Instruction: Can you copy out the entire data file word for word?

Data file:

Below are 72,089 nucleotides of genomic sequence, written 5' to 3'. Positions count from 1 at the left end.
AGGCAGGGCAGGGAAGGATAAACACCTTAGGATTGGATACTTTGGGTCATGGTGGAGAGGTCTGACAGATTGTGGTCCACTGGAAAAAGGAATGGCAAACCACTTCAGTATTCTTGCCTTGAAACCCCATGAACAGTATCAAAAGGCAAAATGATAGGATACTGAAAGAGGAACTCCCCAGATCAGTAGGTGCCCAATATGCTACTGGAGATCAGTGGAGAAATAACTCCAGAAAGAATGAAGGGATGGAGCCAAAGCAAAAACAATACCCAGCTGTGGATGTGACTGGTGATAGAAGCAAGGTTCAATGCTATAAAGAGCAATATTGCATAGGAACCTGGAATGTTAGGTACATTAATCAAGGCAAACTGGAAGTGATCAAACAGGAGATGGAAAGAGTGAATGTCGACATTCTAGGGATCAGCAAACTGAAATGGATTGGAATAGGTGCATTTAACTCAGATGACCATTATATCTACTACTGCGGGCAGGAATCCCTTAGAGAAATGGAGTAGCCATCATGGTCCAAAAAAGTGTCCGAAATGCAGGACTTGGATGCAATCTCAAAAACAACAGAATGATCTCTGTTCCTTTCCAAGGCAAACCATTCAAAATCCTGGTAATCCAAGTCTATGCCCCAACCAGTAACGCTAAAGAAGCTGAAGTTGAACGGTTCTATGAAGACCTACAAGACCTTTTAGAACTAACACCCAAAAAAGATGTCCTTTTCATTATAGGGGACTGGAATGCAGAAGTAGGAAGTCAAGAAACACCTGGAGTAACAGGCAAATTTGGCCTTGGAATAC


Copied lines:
Below are 72,089 nucleotides of genomic sequence, written 5' to 3'. Positions count from 1 at the left end.
AGGCAGGGCAGGGAAGGATAAACACCTTAGGATTGGATACTTTGGGTCATGGTGGAGAGGTCTGACAGATTGTGGTCCACTGGAAAAAGGAATGGCAAACCACTTCAGTATTCTTGCCTTGAAACCCCATGAACAGTATCAAAAGGCAAAATGATAGGATACTGAAAGAGGAACTCCCCAGATCAGTAGGTGCCCAATATGCTACTGGAGATCAGTGGAGAAATAACTCCAGAAAGAATGAAGGGATGGAGCCAAAGCAAAAACAATACCCAGCTGTGGATGTGACTGGTGATAGAAGCAAGGTTCAATGCTATAAAGAGCAATATTGCATAGGAACCTGGAATGTTAGGTACATTAATCAAGGCAAACTGGAAGTGATCAAACAGGAGATGGAAAGAGTGAATGTCGACATTCTAGGGATCAGCAAACTGAAATGGATTGGAATAGGTGCATTTAACTCAGATGACCATTATATCTACTACTGCGGGCAGGAATCCCTTAGAGAAATGGAGTAGCCATCATGGTCCAAAAAAGTGTCCGAAATGCAGGACTTGGATGCAATCTCAAAAACAACAGAATGATCTCTGTTCCTTTCCAAGGCAAACCATTCAAAATCCTGGTAATCCAAGTCTATGCCCCAACCAGTAACGCTAAAGAAGCTGAAGTTGAACGGTTCTATGAAGACCTACAAGACCTTTTAGAACTAACACCCAAAAAAGATGTCCTTTTCATTATAGGGGACTGGAATGCAGAAGTAGGAAGTCAAGAAACACCTGGAGTAACAGGCAAATTTGGCCTTGGAATAC